DNA Repair in Cancer Therapy
Molecular Targets and Clinical ApplicationsEdited by
- Mark Kelley
Academic, medical, and pharmaceutical researchers in cancer biology, cancer drug development, and cancer prevention/therapeutics, including cell biologists, biological chemists, geneticists, pharmacologists, oncologists, and radiation oncologists.
Hardbound, 330 Pages
Published: September 2011
Imprint: Academic Press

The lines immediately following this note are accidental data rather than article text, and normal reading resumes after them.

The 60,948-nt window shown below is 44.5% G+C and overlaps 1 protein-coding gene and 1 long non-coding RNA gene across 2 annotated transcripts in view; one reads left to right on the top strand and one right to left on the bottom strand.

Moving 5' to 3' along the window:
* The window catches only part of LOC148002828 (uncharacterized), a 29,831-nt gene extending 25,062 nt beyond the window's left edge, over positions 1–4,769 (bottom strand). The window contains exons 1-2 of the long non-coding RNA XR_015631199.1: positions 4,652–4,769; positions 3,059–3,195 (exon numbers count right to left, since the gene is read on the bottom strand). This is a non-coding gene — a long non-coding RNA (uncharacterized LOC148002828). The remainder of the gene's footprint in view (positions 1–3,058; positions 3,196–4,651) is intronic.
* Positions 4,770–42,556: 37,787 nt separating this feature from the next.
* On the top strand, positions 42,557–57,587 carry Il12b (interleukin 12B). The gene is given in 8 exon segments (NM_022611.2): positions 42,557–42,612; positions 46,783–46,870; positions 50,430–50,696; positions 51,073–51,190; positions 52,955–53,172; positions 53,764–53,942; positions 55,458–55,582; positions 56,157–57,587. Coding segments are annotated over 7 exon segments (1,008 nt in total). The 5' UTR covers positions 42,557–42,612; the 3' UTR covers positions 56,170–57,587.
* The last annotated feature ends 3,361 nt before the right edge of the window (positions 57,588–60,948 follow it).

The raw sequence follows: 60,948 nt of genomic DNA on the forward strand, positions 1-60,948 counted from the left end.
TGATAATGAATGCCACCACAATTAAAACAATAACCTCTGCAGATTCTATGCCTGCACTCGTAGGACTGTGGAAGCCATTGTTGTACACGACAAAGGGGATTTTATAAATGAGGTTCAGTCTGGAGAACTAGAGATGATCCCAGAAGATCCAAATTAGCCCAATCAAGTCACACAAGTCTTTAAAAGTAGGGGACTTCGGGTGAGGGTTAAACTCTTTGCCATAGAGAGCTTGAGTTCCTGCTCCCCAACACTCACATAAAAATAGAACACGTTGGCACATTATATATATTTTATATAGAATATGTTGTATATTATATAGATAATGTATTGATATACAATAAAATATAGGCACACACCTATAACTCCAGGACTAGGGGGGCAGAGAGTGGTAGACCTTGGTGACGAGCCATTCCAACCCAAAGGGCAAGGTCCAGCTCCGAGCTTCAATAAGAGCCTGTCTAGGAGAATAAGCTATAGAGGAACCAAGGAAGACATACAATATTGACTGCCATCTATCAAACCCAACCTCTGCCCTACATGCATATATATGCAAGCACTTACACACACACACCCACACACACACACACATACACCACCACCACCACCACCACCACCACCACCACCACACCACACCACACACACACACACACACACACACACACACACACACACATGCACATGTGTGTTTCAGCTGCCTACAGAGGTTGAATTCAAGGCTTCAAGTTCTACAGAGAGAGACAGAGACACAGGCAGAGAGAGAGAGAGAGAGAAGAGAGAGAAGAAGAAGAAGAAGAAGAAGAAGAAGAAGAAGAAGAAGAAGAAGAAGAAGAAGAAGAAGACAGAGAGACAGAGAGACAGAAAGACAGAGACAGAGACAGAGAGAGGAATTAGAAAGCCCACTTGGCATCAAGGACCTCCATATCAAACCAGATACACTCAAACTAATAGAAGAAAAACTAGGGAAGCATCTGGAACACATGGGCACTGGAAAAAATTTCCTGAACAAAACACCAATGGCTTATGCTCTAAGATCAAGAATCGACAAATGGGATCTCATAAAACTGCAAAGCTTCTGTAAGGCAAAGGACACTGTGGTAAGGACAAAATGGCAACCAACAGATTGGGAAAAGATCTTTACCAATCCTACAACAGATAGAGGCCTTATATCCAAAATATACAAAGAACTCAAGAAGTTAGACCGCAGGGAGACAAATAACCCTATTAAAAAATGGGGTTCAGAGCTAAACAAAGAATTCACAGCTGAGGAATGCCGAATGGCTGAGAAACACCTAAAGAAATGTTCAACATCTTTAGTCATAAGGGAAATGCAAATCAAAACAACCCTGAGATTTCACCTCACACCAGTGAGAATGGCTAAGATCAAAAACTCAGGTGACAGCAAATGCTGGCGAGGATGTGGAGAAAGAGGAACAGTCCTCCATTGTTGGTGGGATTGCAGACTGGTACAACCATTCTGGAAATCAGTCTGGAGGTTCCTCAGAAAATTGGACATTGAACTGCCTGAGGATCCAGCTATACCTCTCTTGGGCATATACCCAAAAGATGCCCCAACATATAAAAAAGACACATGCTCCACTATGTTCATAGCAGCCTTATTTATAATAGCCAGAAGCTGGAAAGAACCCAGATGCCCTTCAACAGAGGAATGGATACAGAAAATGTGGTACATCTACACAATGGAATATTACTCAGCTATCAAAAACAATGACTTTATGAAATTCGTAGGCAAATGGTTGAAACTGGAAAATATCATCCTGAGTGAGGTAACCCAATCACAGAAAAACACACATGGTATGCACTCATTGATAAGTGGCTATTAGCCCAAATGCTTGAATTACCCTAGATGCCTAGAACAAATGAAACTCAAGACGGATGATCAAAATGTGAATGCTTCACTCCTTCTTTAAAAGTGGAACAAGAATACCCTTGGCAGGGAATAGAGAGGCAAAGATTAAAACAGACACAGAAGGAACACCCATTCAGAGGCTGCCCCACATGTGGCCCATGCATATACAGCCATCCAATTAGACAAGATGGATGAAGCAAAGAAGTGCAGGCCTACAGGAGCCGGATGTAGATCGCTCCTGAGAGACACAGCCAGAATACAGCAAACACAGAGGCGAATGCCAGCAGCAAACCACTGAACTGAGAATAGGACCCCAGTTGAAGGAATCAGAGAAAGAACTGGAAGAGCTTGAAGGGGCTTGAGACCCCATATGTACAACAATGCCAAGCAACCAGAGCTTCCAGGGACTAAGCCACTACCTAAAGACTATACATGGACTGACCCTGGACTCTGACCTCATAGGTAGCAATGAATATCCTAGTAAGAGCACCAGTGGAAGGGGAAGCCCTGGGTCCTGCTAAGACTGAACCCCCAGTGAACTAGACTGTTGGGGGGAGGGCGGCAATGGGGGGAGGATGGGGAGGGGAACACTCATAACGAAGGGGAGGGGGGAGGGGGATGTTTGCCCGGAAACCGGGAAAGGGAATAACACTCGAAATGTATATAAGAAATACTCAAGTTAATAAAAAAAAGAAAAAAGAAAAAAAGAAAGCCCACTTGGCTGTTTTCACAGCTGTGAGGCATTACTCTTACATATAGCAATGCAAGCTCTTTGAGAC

"This volume, orchestrated by Mark R. Kelley from Indiana University, offers 14 chapters by acknowledged experts that address the particular relationship between DNA repair and cancer. The content of the book is considerably broadened and enhanced by addressing topics such as the possible use of alterations in DNA as predictive biomarkers and the role of DNA damage and its repair in neurotoxicity associated with cancer therapy. Kelley appropriately concludes the volume with a thoughtful exploration of future directions in the use of inhibitors of the DNA damage response." -- Errol C. Friedberg, University of Texas Southwestern Medical Center at Dallas, Dallas, TX, USA "DNA Repair in Cancer Therapy is an excellent primer for the cancer researcher interested in learning about the role of DNA repair in malignancy. Its chapters are accessible to the generalist yet offer a depth of discussion which is both comprehensive and detailed. This book should serve as an excellent entry to a complex field and a useful resource to all those seeking an in-depth review of this rapidly evolving area of drug discovery and development." --Homer L. Pearce, Ph.D., Eli Lilly and Co. (retired) "DNA Repair in Cancer Therapy provides the reader with a primer-level introduction to the six major DNA repair pathways, their interrelationships, their connectivity and regulation by other cellular operational systems, as well as their impact in shaping the development of effective cancer therapies. Chapters are well-written, detailed and up-to-date. The challenges that face new anticancer drug development based on DNA repair targets are clearly laid out and succinctly discussed with an emphasis on particular directions that are likely to result in success. The enormous complexities that have to be considered for this undertaking are placed into an understandable context and dealt with in a logical and clear fashion. The landscape of opportunity in this area is vast and challenging but has the potential to produce results that will make a real difference in patient responses to radio- and chemotherapy. This book should be of great interest and value to a variety of readers, including basic, translational and clinical scientists as well as individuals in the pharmaceutical and technology development industries." -- Paul W. Doetsch, Ph.D., Professor of Biochemistry, Radiation Oncology, and Hematology & Medical Oncology, Distinguished Chair of Cancer Research, Winship Cancer Institute, Emory University School of Medicine, Atlanta, GA, USA